Fixing Lower League Soccer In America

The insane offseason enjoyed by the second level of American men’s soccer, with rival entities (the reborn North American Soccer League (NASL) and the United Soccer Leagues (USL)) fighting for official recognition as the Division Two league below MLS, seems so long ago already. The sport’s governing body US Soccer eventually waded in and deciding to run Division Two for one season featuring teams from both parties, and this brought the lower league scene under an unprecedented spotlight: one that has receded notably since.

Apart from the crisis in St Louis and problems in Baltimore, we haven’t heard too much about the state of the league and its future in recent months. Yet we are past the midpoint of US Soccer’s tenure of running the league already. The important point for the future of soccer in America in MLS is this: can this season become a turning point towards sustainability at that level, under the direction of US Soccer?

Because, if there’s one thing second division North American teams haven’t been in the past two decades, it’s viable as ongoing operations. Longevity is a luxury. This is, from all standpoints — whether as a fan, a sponsor, an investor, a player, a coach or a staffer — a serious problem. As Brian Quarstad at Inside Minnesota Soccer (IMS) points out, 52 different teams have come and gone from the Division Two level of American soccer since 1995; this, of course, is without promotion or relegation. It’s simply a 75% fail-rate as businesses.

That level of failure is never going to be the way to fashion anything out of that level of soccer, whether our focus is on youth development or growing fanbases. All it does is disrupt the lives of the many involved.

The question is whether US Soccer’s involvement can change that pattern. When Sunil Gulati, President of US Soccer, answered questions about the announcement that the governing body would be running the league for one season back in January, he also made it clear they saw this as a chance to implement a new set of requirements on financial sustainability at that level:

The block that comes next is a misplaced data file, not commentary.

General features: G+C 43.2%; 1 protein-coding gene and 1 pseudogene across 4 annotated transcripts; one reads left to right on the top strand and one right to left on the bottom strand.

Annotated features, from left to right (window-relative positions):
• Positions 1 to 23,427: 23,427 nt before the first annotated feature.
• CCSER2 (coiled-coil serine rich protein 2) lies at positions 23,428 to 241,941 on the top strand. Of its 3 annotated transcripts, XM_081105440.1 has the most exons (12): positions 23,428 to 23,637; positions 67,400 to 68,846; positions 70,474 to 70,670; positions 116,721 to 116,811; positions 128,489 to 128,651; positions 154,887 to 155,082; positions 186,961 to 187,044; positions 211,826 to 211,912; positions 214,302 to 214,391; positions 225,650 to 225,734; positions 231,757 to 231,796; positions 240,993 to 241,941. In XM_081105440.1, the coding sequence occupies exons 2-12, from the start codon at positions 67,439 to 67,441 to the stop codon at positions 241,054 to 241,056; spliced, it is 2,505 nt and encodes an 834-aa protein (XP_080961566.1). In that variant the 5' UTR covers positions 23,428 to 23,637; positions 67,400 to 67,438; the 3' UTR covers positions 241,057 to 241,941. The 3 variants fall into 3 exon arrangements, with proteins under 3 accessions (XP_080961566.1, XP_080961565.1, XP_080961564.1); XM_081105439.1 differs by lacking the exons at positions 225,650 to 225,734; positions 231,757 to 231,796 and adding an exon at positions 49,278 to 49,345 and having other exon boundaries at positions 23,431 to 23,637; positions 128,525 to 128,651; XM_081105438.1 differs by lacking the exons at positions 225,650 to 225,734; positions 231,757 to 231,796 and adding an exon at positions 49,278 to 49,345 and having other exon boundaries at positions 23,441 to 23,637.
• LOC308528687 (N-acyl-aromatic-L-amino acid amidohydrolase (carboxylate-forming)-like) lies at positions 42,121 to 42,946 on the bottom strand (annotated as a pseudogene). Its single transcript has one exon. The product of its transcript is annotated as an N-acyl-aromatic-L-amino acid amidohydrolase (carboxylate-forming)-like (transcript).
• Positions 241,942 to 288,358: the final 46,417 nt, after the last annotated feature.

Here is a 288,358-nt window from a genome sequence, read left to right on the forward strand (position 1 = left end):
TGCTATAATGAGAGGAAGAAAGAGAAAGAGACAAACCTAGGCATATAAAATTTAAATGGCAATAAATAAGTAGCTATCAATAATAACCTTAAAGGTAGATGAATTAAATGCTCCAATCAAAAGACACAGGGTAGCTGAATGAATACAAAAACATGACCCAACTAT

We’ve got some very specific targets in our regulations and we intend to put in more of those. Whether they apply to financial stability, what staffing levels look like, etc. To give you an example, our regulations have minimum standards on size of stadiums, a full-time operation for P.R. Director and CEO and so on and so forth. We think we need to put some more meat behind those in order to make sure that the teams that are part of a Division 2, or Division 1 for that matter, meet a certain standard and most importantly can meet that standard year in and year out and improve. We can’t have this constant issue that bedevils a number of sports, that the offseason is spent primarily to make sure that you can come back the following season. That you’re looking for expansion teams not because it makes long-term sense to build the game and the league, but because you need an expansion fee. We had that issue 25 years ago in our league, and we want to make sure that we’re able to avoid that so that expansion is done in a systematic way. U.S. Soccer is not going to be the one deciding that, but if people coming in the door want to be part of Division 2, they need to understand that this is a long-term play and that there are going to be some significant investments early on and aren’t counting on expansion proceeds in a year or two to reduce capital costs. The philosophy we’ve discussed with the leaders of these teams seems to be in line with that. People understand that for us the most important thing is stability, growth is right after that. But you can’t have growth without stability.